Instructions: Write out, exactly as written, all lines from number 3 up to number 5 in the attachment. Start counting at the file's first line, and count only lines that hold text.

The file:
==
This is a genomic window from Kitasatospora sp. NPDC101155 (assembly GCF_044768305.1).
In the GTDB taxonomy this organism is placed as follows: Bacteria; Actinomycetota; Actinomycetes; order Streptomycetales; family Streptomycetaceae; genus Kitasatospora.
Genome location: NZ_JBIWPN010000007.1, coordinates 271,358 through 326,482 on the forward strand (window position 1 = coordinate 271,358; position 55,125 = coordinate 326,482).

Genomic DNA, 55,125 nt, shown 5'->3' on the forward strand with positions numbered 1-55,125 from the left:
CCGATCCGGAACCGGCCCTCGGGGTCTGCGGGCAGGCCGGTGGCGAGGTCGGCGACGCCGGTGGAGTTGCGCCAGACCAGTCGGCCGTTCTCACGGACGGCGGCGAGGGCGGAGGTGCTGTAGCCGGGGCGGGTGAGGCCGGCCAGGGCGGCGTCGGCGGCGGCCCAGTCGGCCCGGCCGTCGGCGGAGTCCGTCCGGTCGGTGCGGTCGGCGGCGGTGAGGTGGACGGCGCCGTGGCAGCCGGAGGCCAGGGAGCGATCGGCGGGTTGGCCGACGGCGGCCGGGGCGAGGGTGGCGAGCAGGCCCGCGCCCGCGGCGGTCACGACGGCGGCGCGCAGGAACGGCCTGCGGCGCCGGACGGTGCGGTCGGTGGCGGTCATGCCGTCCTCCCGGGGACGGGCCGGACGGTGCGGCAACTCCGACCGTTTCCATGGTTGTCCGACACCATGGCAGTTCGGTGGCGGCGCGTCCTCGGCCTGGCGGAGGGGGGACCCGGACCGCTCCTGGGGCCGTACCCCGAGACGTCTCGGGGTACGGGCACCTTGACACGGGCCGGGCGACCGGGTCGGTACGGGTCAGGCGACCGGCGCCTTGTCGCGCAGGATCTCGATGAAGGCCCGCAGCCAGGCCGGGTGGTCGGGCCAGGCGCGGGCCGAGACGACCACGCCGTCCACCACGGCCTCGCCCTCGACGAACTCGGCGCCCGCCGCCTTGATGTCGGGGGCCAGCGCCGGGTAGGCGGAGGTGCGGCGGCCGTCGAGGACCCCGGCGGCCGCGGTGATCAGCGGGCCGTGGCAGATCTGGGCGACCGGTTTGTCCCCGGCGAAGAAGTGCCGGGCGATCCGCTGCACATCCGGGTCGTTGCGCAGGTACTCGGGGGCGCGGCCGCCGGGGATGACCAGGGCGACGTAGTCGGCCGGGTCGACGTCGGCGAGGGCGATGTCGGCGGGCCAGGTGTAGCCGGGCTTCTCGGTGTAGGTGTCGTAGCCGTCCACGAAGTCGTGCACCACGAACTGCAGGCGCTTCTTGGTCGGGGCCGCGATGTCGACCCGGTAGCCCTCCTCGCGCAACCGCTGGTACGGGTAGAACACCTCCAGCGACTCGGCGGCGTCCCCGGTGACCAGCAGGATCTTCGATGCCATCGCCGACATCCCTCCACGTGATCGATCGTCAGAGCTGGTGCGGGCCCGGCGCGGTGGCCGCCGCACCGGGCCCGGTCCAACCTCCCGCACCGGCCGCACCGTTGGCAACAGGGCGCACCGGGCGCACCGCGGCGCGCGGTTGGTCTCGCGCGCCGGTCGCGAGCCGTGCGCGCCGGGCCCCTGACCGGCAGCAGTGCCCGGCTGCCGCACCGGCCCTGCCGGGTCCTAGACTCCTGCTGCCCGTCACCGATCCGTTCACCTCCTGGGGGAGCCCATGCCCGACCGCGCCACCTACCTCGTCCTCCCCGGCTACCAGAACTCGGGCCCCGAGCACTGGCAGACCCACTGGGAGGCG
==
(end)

Genome location: NZ_JBIWPN010000007.1, coordinates 271,358 through 326,482 on the forward strand (window position 1 = coordinate 271,358; position 55,125 = coordinate 326,482).

Genomic DNA, 55,125 nt, shown 5'->3' on the forward strand with positions numbered 1-55,125 from the left:
CCGATCCGGAACCGGCCCTCGGGGTCTGCGGGCAGGCCGGTGGCGAGGTCGGCGACGCCGGTGGAGTTGCGCCAGACCAGTCGGCCGTTCTCACGGACGGCGGCGAGGGCGGAGGTGCTGTAGCCGGGGCGGGTGAGGCCGGCCAGGGCGGCGTCGGCGGCGGCCCAGTCGGCCCGGCCGTCGGCGGAGTCCGTCCGGTCGGTGCGGTCGGCGGCGGTGAGGTGGACGGCGCCGTGGCAGCCGGAGGCCAGGGAGCGATCGGCGGGTTGGCCGACGGCGGCCGGGGCGAGGGTGGCGAGCAGGCCCGCGCCCGCGGCGGTCACGACGGCGGCGCGCAGGAACGGCCTGCGGCGCCGGACGGTGCGGTCGGTGGCGGTCATGCCGTCCTCCCGGGGACGGGCCGGACGGTGCGGCAACTCCGACCGTTTCCATGGTTGTCCGACACCATGGCAGTTCGGTGGCGGCGCGTCCTCGGCCTGGCGGAGGGGGGACCCGGACCGCTCCTGGGGCCGTACCCCGAGACGTCTCGGGGTACGGGCACCTTGACACGGGCCGGGCGACCGGGTCGGTACGGGTCAGGCGACCGGCGCCTTGTCGCGCAGGATCTCGATGAAGGCCCGCAGCCAGGCCGGGTGGTCGGGCCAGGCGCGGGCCGAGACGACCACGCCGTCCACCACGGCCTCGCCCTCGACGAACTCGGCGCCCGCCGCCTTGATGTCGGGGGCCAGCGCCGGGTAGGCGGAGGTGCGGCGGCCGTCGAGGACCCCGGCGGCCGCGGTGATCAGCGGGCCGTGGCAGATCTGGGCGACCGGTTTGTCCCCGGCGAAGAAGTGCCGGGCGATCCGCTGCACATCCGGGTCGTTGCGCAGGTACTCGGGGGCGCGGCCGCCGGGGATGACCAGGGCGACGTAGTCGGCCGGGTCGACGTCGGCGAGGGCGATGTCGGCGGGCCAGGTGTAGCCGGGCTTCTCGGTGTAGGTGTCGTAGCCGTCCACGAAGTCGTGCACCACGAACTGCAGGCGCTTCTTGGTCGGGGCCGCGATGTCGACCCGGTAGCCCTCCTCGCGCAACCGCTGGTACGGGTAGAACACCTCCAGCGACTCGGCGGCGTCCCCGGTGACCAGCAGGATCTTCGATGCCATCGCCGACATCCCTCCACGTGATCGATCGTCAGAGCTGGTGCGGGCCCGGCGCGGTGGCCGCCGCACCGGGCCCGGTCCAACCTCCCGCACCGGCCGCACCGTTGGCAACAGGGCGCACCGGGCGCACCGCGGCGCGCGGTTGGTCTCGCGCGCCGGTCGCGAGCCGTGCGCGCCGGGCCCCTGACCGGCAGCAGTGCCCGGCTGCCGCACCGGCCCTGCCGGGTCCTAGACTCCTGCTGCCCGTCACCGATCCGTTCACCTCCTGGGGGAGCCCATGCCCGACCGCGCCACCTACCTCGTCCTCCCCGGCTACCAGAACTCGGGCCCCGAGCACTGGCAGACCCACTGGGAGGCG